Recently, the Delhi High Court, while setting aside the refusal order of the Trade Marks Registry (“Registry”), held that, when the word ZINGER is used in conjunction with CHICKEN, it does not draw an instant connection with chicken based foodstuffs.
Kentucky Fried Chicken International Holdings LLC (“KFC”) had applied to register the trademark CHICKEN ZINGER in class 29 for ‘chicken burgers, meat burgers, vegetable burgers, cottage cheeseburgers; cheeseburgers, meat, fish, poultry and game, meat extracts, preserved, dried and cooked fruits and vegetables’. The examiner objected to registration of the trademark CHICKEN ZINGER for the applied goods on the ground that CHICKEN ZINGER is descriptive of the goods for which it was applied, i.e., foodstuff of animal origin, namely, chicken.
The Court, in the appeal filed by KFC, considered different dictionary meanings of the term ZINGER, such as ‘a thing outstandingly good of its kind’ or ‘a wisecrack; punch line’ or ‘a surprise question; an unexpected turn of events’, and ruled that the use of ZINGER in conjunction with CHICKEN does not draw an instant connection with the kind of goods and may at best, be considered suggestive. The Court also noted that KFC owns separate registrations for the marks ZINGER and PANEER ZINGER for class 29 goods, and it does not claim exclusivity over the word CHICKEN. The Court, accordingly, set aside the refusal order, and directed the Registry to advertise the trademark CHICKEN ZINGER in the Trade Marks Journal, along with the disclaimer that the KFC shall not have any exclusive rights over the word CHICKEN.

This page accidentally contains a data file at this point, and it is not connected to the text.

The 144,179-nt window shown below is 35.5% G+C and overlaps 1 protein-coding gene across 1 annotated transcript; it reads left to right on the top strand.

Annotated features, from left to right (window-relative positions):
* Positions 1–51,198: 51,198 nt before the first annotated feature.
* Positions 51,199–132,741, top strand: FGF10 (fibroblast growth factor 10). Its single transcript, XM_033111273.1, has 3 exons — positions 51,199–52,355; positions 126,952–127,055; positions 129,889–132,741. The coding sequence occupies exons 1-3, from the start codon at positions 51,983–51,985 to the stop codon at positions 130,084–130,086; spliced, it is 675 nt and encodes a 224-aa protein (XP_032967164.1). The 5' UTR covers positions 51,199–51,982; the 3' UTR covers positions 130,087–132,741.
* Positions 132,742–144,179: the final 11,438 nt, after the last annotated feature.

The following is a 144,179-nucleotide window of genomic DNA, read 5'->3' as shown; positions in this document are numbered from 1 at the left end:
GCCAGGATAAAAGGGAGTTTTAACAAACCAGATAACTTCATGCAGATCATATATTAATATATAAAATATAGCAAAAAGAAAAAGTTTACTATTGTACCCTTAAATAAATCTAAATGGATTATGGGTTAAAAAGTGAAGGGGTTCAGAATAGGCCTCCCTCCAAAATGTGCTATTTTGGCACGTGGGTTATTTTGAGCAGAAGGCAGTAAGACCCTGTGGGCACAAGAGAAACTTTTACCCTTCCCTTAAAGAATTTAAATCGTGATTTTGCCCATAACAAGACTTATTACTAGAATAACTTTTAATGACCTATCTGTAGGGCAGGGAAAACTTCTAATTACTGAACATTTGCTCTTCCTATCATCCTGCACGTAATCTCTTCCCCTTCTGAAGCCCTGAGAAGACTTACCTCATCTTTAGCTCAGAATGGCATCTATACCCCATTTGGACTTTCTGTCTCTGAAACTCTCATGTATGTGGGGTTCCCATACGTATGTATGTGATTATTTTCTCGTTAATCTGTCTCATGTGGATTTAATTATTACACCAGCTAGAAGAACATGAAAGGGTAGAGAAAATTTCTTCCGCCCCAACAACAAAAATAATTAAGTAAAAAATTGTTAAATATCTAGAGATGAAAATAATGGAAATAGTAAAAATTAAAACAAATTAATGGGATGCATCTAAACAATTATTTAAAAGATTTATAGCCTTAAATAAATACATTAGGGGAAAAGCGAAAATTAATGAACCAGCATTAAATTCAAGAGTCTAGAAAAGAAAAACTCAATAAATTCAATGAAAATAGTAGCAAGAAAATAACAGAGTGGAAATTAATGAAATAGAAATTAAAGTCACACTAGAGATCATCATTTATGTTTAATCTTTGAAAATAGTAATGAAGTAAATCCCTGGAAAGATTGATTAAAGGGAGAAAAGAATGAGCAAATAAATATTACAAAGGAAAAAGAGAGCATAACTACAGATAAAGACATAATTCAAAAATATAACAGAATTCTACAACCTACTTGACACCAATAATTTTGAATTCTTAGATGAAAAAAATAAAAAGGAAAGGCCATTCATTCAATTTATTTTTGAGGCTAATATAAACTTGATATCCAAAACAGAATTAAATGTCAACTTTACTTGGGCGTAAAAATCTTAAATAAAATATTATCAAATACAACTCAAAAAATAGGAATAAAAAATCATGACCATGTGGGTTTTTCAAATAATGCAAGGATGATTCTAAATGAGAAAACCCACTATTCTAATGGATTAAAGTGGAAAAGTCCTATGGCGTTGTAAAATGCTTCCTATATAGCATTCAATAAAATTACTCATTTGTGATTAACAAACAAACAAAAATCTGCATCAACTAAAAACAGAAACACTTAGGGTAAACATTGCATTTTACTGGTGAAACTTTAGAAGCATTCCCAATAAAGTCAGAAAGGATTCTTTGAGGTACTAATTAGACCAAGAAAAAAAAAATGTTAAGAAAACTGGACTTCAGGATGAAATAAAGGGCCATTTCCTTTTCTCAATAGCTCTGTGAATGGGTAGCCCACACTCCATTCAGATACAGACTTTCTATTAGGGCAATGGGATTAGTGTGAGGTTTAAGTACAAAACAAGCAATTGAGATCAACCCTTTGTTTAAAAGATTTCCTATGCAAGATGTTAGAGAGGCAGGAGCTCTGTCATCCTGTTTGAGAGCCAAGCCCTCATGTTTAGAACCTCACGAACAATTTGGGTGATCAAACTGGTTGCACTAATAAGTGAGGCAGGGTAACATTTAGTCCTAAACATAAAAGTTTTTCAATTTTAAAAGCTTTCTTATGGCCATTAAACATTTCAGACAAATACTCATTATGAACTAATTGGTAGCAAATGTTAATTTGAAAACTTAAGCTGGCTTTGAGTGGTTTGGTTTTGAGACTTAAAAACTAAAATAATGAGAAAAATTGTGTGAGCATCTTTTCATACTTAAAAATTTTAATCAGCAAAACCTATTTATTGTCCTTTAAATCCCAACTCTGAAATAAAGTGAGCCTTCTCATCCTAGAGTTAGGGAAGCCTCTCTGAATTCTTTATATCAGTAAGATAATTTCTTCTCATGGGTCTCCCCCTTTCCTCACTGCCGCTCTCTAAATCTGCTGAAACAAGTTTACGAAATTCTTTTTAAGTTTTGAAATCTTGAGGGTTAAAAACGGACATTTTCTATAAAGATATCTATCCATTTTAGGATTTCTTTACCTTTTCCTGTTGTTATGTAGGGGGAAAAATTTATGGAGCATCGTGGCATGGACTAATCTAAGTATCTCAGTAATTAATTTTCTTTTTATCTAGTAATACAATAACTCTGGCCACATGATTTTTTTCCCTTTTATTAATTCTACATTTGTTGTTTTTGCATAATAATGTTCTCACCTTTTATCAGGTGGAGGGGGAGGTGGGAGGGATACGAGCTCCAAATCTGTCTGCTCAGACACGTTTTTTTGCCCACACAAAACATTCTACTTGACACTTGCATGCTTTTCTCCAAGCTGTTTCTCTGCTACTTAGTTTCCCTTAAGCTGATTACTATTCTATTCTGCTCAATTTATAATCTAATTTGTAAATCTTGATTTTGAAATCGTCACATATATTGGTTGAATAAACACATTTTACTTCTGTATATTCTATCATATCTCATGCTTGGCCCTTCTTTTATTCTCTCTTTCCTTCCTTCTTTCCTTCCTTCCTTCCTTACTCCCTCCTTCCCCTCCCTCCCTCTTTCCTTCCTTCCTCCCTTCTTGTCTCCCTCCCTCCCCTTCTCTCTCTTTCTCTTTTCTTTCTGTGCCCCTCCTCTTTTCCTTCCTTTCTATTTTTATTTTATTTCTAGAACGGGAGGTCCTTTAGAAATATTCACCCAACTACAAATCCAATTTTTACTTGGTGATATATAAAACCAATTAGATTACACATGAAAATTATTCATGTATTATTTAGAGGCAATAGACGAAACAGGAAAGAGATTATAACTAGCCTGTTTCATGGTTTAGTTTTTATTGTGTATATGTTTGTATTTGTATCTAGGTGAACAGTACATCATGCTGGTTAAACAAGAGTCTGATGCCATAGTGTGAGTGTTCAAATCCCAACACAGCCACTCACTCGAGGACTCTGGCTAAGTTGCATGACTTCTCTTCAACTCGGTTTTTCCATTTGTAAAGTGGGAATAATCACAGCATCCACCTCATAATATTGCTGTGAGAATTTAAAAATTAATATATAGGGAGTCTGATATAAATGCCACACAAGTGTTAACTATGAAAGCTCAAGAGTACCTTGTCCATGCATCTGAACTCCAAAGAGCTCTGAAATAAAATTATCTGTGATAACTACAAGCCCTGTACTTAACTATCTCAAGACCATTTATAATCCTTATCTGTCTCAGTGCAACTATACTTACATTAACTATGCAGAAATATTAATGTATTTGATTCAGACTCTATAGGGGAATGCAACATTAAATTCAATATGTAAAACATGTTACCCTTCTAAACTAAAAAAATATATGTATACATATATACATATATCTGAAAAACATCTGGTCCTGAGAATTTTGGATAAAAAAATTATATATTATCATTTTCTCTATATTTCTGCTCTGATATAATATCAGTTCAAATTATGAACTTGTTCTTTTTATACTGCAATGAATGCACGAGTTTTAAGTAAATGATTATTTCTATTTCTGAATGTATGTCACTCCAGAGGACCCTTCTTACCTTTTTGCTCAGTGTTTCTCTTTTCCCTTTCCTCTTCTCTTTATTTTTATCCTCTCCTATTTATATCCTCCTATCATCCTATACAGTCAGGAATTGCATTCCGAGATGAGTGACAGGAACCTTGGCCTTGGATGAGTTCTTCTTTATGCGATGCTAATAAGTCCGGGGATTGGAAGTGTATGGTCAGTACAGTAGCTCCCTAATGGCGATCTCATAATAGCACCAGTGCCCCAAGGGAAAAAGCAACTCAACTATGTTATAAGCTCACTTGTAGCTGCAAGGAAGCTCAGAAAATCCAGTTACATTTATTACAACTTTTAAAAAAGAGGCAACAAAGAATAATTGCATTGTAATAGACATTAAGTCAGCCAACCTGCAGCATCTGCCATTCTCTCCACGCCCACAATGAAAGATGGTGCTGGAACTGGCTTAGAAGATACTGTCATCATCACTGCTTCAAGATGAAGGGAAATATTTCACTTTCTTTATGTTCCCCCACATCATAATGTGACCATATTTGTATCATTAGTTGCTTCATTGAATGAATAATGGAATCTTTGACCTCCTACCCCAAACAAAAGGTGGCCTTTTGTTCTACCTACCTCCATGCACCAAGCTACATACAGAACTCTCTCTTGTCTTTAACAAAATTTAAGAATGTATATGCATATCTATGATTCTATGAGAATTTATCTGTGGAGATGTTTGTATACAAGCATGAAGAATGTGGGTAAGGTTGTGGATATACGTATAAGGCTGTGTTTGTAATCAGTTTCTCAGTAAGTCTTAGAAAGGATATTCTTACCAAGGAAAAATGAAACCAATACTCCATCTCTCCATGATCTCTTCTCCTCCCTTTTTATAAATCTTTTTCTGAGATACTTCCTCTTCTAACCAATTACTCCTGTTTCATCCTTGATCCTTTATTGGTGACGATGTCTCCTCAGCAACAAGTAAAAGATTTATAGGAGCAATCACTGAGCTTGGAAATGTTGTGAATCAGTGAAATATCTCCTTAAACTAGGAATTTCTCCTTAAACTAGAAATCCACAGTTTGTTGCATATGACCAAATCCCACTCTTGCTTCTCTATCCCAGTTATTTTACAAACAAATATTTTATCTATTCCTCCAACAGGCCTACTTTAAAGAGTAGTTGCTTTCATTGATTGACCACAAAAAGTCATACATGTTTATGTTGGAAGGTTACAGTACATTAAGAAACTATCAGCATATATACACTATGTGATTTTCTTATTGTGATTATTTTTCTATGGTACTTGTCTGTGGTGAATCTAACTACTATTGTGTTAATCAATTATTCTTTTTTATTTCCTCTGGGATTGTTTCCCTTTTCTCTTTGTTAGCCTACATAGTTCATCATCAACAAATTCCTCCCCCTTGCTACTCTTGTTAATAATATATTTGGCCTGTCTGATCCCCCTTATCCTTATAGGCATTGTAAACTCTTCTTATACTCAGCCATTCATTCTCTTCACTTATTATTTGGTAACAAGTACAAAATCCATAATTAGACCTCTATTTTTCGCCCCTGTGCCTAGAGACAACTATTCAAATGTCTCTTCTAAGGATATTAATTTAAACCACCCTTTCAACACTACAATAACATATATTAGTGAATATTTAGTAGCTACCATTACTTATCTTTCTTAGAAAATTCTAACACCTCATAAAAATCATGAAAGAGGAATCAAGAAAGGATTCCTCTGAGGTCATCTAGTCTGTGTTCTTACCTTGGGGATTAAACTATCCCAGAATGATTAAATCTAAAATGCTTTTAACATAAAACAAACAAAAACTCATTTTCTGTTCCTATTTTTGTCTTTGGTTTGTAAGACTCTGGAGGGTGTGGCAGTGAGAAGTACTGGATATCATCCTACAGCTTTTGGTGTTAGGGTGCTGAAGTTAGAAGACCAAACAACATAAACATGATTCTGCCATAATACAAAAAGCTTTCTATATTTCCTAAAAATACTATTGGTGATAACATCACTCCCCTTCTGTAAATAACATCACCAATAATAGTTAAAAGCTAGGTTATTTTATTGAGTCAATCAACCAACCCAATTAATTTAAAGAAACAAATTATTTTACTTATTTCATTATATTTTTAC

Order dt. February 7, 2023 in C.A.(COMM.IPD-TM) 56/2022 titled Kentucky Fried Chicken International Holdings LLC v. The Registrar of Trade Marks.